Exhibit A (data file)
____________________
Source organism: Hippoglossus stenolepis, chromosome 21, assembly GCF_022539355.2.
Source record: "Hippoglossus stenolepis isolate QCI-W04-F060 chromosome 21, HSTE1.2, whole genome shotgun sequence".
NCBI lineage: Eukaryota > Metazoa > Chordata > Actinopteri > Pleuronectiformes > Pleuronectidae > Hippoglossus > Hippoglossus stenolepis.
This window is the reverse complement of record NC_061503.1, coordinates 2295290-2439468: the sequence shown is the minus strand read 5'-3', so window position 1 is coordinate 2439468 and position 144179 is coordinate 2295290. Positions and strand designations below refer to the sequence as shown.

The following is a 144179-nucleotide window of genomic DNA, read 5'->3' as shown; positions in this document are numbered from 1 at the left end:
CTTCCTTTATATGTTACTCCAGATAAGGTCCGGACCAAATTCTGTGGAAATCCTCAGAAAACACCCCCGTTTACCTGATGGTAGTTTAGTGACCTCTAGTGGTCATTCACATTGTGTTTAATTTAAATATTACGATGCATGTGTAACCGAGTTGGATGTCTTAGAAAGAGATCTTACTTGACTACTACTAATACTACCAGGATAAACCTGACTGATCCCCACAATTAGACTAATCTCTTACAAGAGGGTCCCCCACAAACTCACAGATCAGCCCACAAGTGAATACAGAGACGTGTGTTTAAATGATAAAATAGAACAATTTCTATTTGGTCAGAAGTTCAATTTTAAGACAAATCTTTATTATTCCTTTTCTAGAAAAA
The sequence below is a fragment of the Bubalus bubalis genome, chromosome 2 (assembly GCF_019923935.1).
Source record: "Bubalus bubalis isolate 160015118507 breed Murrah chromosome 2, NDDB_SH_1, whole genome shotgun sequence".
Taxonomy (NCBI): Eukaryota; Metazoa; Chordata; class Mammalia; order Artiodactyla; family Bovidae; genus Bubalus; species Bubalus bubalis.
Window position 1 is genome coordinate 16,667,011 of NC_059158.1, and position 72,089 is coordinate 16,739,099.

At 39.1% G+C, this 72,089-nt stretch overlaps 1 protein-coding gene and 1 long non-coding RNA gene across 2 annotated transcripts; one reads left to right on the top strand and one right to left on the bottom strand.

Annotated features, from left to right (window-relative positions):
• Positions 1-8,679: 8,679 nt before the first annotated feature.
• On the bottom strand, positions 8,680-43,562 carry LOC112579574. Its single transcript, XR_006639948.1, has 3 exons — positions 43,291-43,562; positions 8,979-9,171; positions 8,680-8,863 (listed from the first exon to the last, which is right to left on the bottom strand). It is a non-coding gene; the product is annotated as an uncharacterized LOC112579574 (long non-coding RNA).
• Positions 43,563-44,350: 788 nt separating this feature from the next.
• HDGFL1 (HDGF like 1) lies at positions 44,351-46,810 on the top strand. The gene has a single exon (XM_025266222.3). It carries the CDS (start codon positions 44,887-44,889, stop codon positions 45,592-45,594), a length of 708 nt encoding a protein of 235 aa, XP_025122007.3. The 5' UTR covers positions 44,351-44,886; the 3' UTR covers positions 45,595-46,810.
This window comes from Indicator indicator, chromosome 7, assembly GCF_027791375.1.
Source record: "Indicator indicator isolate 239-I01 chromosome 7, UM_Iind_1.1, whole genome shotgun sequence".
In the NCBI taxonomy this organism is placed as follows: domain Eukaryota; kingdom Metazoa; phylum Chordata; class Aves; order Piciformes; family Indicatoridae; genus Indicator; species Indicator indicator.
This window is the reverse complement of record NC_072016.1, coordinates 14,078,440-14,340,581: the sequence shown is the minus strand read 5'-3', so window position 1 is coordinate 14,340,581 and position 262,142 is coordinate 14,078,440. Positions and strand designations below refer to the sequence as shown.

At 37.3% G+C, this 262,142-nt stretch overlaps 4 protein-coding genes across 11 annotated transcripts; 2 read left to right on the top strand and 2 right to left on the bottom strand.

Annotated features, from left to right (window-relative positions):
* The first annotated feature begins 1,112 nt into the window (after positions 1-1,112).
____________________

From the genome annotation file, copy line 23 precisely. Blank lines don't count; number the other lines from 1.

* The first annotated feature begins 1,112 nt into the window (after positions 1-1,112).